• Feminism – are women treated equally as men? Should they be? Are they equally capable?
  • Immigration – should it be stopped, limited, expanded?
  • Language learning – reading, writing, listening, speaking – which is most important?
  • Mandatory military service (draft) – should all men or even women serve in the military?
  • Mixed marriages – pro/con?
  • Pronunciation / accent – should language teachers try to teach their students to sound like "native speakers?"

Any topic that you are interested in from your experiences or home country/culture/ language is acceptable as long as you make it and the issues involved interesting and understandable to your classmates!

Discussion Strategies

Here are some words and short phrases that can help you say what you want during a classroom discussion. There are ten different categories of words and phrases listed here. For each category, try to learn at least one to use in your discussions (you should also become familiar with the others, so you can recognize them when other people use them and eventually use them yourself).

Listing the Points You Want to Make
First,…
Second,…(Third,…etc.)
Finally,…
First of all,…
Next,…
Last,…(Lastly,…)
To begin with,…
Then,…
The first thing is…
The last thing is…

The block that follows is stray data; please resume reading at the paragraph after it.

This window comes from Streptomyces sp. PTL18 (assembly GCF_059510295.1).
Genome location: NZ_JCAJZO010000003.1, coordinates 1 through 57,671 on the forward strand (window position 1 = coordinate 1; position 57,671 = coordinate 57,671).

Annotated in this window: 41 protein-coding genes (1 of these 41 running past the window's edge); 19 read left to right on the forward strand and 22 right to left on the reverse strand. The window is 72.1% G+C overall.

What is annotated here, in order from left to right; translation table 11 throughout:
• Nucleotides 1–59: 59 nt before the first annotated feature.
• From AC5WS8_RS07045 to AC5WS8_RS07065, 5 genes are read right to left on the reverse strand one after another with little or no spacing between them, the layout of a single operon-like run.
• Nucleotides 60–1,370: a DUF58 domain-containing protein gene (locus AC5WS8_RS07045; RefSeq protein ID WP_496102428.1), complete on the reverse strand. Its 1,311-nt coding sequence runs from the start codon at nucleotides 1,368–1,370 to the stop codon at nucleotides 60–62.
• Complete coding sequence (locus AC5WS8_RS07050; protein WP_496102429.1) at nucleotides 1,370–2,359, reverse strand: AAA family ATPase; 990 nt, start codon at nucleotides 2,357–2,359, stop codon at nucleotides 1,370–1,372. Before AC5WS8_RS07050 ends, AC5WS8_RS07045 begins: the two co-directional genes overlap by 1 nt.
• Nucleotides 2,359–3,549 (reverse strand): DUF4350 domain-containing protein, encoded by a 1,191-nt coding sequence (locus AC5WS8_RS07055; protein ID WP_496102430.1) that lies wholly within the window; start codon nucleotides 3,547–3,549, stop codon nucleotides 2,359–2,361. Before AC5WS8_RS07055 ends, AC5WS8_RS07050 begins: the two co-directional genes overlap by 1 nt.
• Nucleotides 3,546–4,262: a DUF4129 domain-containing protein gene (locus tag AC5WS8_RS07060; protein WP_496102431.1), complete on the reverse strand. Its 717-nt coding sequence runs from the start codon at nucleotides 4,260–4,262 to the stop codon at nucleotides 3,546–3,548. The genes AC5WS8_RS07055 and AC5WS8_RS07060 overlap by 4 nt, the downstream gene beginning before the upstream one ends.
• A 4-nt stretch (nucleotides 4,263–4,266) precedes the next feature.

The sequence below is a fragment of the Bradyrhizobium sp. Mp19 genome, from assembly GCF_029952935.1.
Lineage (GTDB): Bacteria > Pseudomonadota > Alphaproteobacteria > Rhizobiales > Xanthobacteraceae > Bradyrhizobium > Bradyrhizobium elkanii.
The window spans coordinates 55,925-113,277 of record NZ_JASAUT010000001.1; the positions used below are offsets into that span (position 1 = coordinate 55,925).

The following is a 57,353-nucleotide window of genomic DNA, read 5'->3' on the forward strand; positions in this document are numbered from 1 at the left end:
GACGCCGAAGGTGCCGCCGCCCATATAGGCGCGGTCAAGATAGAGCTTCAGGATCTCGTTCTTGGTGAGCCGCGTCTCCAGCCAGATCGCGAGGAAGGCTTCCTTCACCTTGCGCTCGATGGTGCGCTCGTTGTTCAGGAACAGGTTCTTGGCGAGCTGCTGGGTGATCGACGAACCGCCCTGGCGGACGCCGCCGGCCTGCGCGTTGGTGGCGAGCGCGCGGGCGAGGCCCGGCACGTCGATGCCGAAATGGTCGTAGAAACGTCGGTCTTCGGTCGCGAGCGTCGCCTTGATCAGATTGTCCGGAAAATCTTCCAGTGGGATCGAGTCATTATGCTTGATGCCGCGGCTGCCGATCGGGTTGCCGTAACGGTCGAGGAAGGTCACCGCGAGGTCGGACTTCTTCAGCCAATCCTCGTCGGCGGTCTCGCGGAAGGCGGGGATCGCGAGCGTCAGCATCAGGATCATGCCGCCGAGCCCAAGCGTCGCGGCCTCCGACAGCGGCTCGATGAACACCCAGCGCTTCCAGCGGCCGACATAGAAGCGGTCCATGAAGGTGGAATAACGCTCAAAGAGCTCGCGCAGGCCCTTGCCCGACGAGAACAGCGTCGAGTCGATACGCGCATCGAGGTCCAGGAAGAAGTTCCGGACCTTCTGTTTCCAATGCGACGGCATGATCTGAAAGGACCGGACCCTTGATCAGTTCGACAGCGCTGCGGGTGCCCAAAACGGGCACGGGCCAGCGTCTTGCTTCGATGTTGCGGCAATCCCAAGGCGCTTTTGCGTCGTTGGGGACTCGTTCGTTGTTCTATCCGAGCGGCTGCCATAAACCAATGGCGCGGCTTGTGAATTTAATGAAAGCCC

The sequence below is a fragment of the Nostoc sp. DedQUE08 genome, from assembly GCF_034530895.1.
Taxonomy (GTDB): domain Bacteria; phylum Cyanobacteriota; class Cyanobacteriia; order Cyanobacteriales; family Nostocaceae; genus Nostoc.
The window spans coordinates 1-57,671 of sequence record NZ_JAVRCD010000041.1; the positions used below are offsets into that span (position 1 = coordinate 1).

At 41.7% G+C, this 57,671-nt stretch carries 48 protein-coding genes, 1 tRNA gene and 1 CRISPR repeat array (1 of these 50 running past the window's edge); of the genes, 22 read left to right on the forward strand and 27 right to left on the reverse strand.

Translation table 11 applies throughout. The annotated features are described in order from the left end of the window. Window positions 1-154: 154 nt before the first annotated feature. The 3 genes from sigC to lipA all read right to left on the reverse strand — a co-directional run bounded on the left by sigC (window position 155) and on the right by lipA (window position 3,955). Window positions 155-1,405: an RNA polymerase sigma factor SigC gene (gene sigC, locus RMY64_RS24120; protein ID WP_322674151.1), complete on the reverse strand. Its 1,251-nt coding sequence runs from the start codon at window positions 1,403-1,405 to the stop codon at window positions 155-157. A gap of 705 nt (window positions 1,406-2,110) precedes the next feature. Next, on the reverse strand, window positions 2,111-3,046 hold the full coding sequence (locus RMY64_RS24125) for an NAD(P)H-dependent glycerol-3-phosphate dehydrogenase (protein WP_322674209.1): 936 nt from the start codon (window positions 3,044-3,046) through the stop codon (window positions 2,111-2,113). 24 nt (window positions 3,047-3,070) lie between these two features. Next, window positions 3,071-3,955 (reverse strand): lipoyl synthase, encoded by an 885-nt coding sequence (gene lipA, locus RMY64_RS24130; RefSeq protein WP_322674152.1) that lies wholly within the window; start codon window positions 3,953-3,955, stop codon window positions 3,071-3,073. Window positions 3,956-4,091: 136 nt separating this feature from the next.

Another thing is…
The next (second, third, etc.) things is. . .

Emphasizing Points, Reasons, etc.
One reason is…
Another reason is…
Still another reason is…
The problem is that…
The main reason (thing, problem, etc.) is…
My main point is that…
The trouble is…
The sad (great, etc.) thing about it is…
Besides that…

Introducing Surprising Aspects
Believe it or not…
You may not believe this, but…
This might sound funny (strange, unbelievable, etc.) but…
Did you realize that…

Expressing Realism
Actually,…
Frankly,…
To be honest with you,…
Frankly speaking,…
Let's face it…
I doubt that…
I honestly doubt that…
I really don't believe that…
Come on! You don't really believe that, do you?

Making an Educated Guess
It looks like (as if)…
It looks to me like (as if)…
I assume that…

Guessing
I guess…
I'd guess that…
I'd say that probably…
Could it be that…?
Do you think it might be…?
There's always a chance that…
I wonder if…

Levels of Conviction About Opinions
Without a doubt…
I'm pretty sure that…
I think that…
I'm (completely) convinced that…
I'm fairly certain that…
I guess that…
I really believe that…
I'm almost positive that…
Maybe…
I'm positive (convinced)!
I have reason to believe that…
I kind of think that…
I'm fairly certain…
I don't know for sure, but maybe…

Giving Personal Viewpoint
Well, in my opinion,…
My personal opinion (view) is…
I personally believe (think, feel)…
In my mind,…
The way I see it,…
In my case,…
What I'm concerned about is…

Fact versus Gossip
On the Channel 5 news they said…
I heard that…
I read in the newspaper that…
Someone said that…
According to a research paper by Higgens,…
Rumor has it that…
The president of SONY said…
I heard through the grapevine that…

Interrupting and Adding Your Opinion
Yes, but (and, so, then, or)…
Maybe, but (and, so, then, or)…
Maybe so, but (and, so, then, or)…
That could be, but (and, so, then , or)…
I don't know about that…
Just a minute!
Hold on a second!
Excuse me. Could I add something to that?